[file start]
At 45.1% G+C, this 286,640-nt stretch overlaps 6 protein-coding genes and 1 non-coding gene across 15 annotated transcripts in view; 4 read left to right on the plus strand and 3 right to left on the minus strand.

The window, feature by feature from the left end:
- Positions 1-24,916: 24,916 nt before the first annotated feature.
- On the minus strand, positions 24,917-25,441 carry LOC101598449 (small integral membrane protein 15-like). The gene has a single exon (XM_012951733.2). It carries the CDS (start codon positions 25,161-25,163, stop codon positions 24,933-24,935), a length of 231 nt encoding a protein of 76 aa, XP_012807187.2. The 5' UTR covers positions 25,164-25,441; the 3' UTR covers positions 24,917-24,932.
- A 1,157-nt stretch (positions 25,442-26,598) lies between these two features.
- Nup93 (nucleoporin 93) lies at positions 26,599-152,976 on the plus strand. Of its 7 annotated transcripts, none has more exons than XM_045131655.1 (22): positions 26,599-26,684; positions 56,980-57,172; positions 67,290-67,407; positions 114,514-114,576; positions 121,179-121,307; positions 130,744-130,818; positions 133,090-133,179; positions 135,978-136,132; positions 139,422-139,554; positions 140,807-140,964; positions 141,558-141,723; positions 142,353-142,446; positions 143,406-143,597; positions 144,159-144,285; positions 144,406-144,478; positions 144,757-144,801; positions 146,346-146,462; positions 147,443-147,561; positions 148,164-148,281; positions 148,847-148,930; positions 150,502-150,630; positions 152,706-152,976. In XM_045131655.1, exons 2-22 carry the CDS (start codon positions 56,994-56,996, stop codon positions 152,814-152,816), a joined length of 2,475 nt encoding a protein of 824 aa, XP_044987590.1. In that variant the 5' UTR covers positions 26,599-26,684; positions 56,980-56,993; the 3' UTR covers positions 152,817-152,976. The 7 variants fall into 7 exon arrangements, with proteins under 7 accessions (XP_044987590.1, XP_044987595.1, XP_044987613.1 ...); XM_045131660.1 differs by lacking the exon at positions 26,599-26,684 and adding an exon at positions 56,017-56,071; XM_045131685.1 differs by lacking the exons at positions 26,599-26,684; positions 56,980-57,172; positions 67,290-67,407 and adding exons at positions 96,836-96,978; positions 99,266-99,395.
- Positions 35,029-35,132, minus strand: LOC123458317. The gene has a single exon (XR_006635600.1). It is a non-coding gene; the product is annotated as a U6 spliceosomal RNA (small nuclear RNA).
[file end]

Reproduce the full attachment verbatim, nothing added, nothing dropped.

At 45.1% G+C, this 286,640-nt stretch overlaps 6 protein-coding genes and 1 non-coding gene across 15 annotated transcripts in view; 4 read left to right on the plus strand and 3 right to left on the minus strand.

The window, feature by feature from the left end:
- Positions 1-24,916: 24,916 nt before the first annotated feature.
- On the minus strand, positions 24,917-25,441 carry LOC101598449 (small integral membrane protein 15-like). The gene has a single exon (XM_012951733.2). It carries the CDS (start codon positions 25,161-25,163, stop codon positions 24,933-24,935), a length of 231 nt encoding a protein of 76 aa, XP_012807187.2. The 5' UTR covers positions 25,164-25,441; the 3' UTR covers positions 24,917-24,932.
- A 1,157-nt stretch (positions 25,442-26,598) lies between these two features.
- Nup93 (nucleoporin 93) lies at positions 26,599-152,976 on the plus strand. Of its 7 annotated transcripts, none has more exons than XM_045131655.1 (22): positions 26,599-26,684; positions 56,980-57,172; positions 67,290-67,407; positions 114,514-114,576; positions 121,179-121,307; positions 130,744-130,818; positions 133,090-133,179; positions 135,978-136,132; positions 139,422-139,554; positions 140,807-140,964; positions 141,558-141,723; positions 142,353-142,446; positions 143,406-143,597; positions 144,159-144,285; positions 144,406-144,478; positions 144,757-144,801; positions 146,346-146,462; positions 147,443-147,561; positions 148,164-148,281; positions 148,847-148,930; positions 150,502-150,630; positions 152,706-152,976. In XM_045131655.1, exons 2-22 carry the CDS (start codon positions 56,994-56,996, stop codon positions 152,814-152,816), a joined length of 2,475 nt encoding a protein of 824 aa, XP_044987590.1. In that variant the 5' UTR covers positions 26,599-26,684; positions 56,980-56,993; the 3' UTR covers positions 152,817-152,976. The 7 variants fall into 7 exon arrangements, with proteins under 7 accessions (XP_044987590.1, XP_044987595.1, XP_044987613.1 ...); XM_045131660.1 differs by lacking the exon at positions 26,599-26,684 and adding an exon at positions 56,017-56,071; XM_045131685.1 differs by lacking the exons at positions 26,599-26,684; positions 56,980-57,172; positions 67,290-67,407 and adding exons at positions 96,836-96,978; positions 99,266-99,395.
- Positions 35,029-35,132, minus strand: LOC123458317. The gene has a single exon (XR_006635600.1). It is a non-coding gene; the product is annotated as a U6 spliceosomal RNA (small nuclear RNA).